Ignorance, selfishness, indifference, and arrogance. When these attitudes prevail during group rides, disaster is likely to happen. While traveling on two wheels in big groups is fast becoming popular in almost all corners of the country, accidents are on an increasing trend, too. The supposed bonding and camaraderie among riders can turn into a nightmare.
This is the main reason why Honda Philippines, Inc. (HPI) drafted the so-called Motorcycle Group Riding Module which will soon be open to motorcycle clubs—no matter what brand their riders patronize. This is probably the first of its kind.
The proposed training venue is the Honda Safety Driving Center (HSDC) along East Service Road, Sucat, Paranaque, which has modern facilities for safety driving and riding lessons.
The Motorcycle Group Riding Module was revealed by Carol Andal, formerly with HSDC but is now connected with HPI. She has been riding for the past six years.
Andal, however, emphasized that this module is just a preview as it still needs fine tuning before its public launch.
Here are the important points from Honda’s group riding tips:
1) Pre-ride meetings. It is important that a group welcome its new members and guests properly. Aside from being fun and exciting, group rides become an instant source of brotherhood among motorcyclists.
During the pre-ride meeting, it is also vital that the group designate the spearhead (usually knows the destination), sweeper (positioned at the tail end), and marshalls (ensures everyone follows the rider formation and traffic rules). The group leaders must discuss to all members the route, itinerary, hand signals, stopovers, and distance to destination. He would also identify the location of gas stations along the route.
2) Social Media. This is probably the newest tool for safe group rides. By using the motorcycle club group page, members can easily access group ride updates and communicate with each member on the things to anticipate during their travel.
3) Pre-ride inspection. Before taking off, riders are advised to conduct a pre-ride check on their motorcycle for safety reasons. These include the tires, brakes, fuel and electrical systems. It is also important to double-check the needed documents like driver’s license and motorcycle registration. Providing emergency contact numbers to all the riders would be a big help in case an emergency strikes. And don’t forget to bring first-aid kits.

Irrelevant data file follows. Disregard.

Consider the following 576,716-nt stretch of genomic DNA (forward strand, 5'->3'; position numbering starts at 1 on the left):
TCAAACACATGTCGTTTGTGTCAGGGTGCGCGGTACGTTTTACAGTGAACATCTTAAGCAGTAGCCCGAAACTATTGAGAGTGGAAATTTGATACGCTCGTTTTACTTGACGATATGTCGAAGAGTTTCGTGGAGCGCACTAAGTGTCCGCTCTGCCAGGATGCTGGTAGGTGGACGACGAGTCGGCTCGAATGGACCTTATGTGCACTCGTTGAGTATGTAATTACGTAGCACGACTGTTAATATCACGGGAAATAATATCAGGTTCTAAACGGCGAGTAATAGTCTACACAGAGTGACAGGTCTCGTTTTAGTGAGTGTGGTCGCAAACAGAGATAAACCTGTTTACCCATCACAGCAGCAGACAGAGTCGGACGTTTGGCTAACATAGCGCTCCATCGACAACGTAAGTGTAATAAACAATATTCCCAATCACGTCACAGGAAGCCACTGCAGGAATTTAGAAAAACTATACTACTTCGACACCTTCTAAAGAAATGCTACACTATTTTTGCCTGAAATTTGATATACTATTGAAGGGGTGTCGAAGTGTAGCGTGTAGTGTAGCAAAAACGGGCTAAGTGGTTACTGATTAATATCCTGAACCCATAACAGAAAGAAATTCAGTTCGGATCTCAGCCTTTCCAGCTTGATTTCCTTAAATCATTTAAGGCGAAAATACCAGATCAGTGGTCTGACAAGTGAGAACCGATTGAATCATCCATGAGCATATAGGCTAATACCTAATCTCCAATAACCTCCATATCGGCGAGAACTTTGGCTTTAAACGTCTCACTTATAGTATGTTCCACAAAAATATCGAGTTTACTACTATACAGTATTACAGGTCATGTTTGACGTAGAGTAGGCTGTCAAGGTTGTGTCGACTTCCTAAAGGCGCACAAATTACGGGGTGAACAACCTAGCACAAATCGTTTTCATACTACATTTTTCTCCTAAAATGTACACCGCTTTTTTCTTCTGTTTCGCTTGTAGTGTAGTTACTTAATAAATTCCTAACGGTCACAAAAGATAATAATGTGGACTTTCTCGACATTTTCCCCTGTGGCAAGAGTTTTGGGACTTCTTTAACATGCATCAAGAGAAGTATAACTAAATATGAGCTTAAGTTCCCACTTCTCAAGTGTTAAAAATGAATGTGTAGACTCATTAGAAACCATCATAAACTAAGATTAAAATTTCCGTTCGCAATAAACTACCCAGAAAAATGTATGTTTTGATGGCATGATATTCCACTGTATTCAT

4) Attitude and mindset. This is where many motorcycle clubs fail. According to Andal, instilling road courtesy, patience and self-control to riders is the best antidote versus road accidents. By repeatedly reminding riders of these virtues, group rides will be more fun and memorable because everyone adheres to good deeds.
5) Pre-ride exercises. Aside from the regular rituals like welcoming new members and guests and saying prayers for a safe travel, doing stretching exercises is key to safe riding. These involve arms stretching, head rotation, knee rotation, and bending exercises. This is a must for those who have not seen their motorcycles for a long time.
6) Riding gears. Have you heard about the slogan ‘look good, feel good’? This applies to group rides as well. Not only do riding gears provide protection to riders, it also draws respect from other motorists, according to Andal. More than the protective jacket, gloves, boots and helmets, many motorcycle clubs now wear luminous, reflective vests for easier identification.
7) Riding formation. Riding formation is one of the keys to safe riding. During group rides, it is a must that every rider follow the alignment of motorcycles, either on clear stretches or in heavy congestion. The riders must stop on red traffic lights even if it means breaking up the convoy.
There are two common types of rider formations: Single file or double file. Honda referred to the double file as the ‘staggered’ formation. Normally, a one- to two-second interval of riders must be observed during the convoy to avoid collision among riders due to sudden braking. Riders are also advised to check their fellow riders at the rear through the side mirror.
8) Group size. Honda says the ideal group size for riders is six to seven individuals only. But this can be stretched to as much as 10. Each group will have its own spearhead, marshalls, and sweeper. A larger group size is more difficult to guide and manage, particularly in traffic.
9) Overtaking. This is when the spearhead and marshalls play a vital role. Since the spearhead is positioned in front while marshalls are changing positions from the middle of the convoy, it helps a lot if they give the riders from behind a hand signal if the situation is clear for overtaking. If clear of oncoming vehicles, they will flash a thumbs up sign.
10) Possible dangers. Riders must always be aware of obstacles they might encounter. Among them are slippery surfaces, glare from oncoming headlights at night, stray animals, deep road ruts, construction debris, and poorly-lit vehicles among others. Again, hand signals are crucial in warning riders from behind.
Riders, with these safety tips in mind, are you ready for an exciting group ride?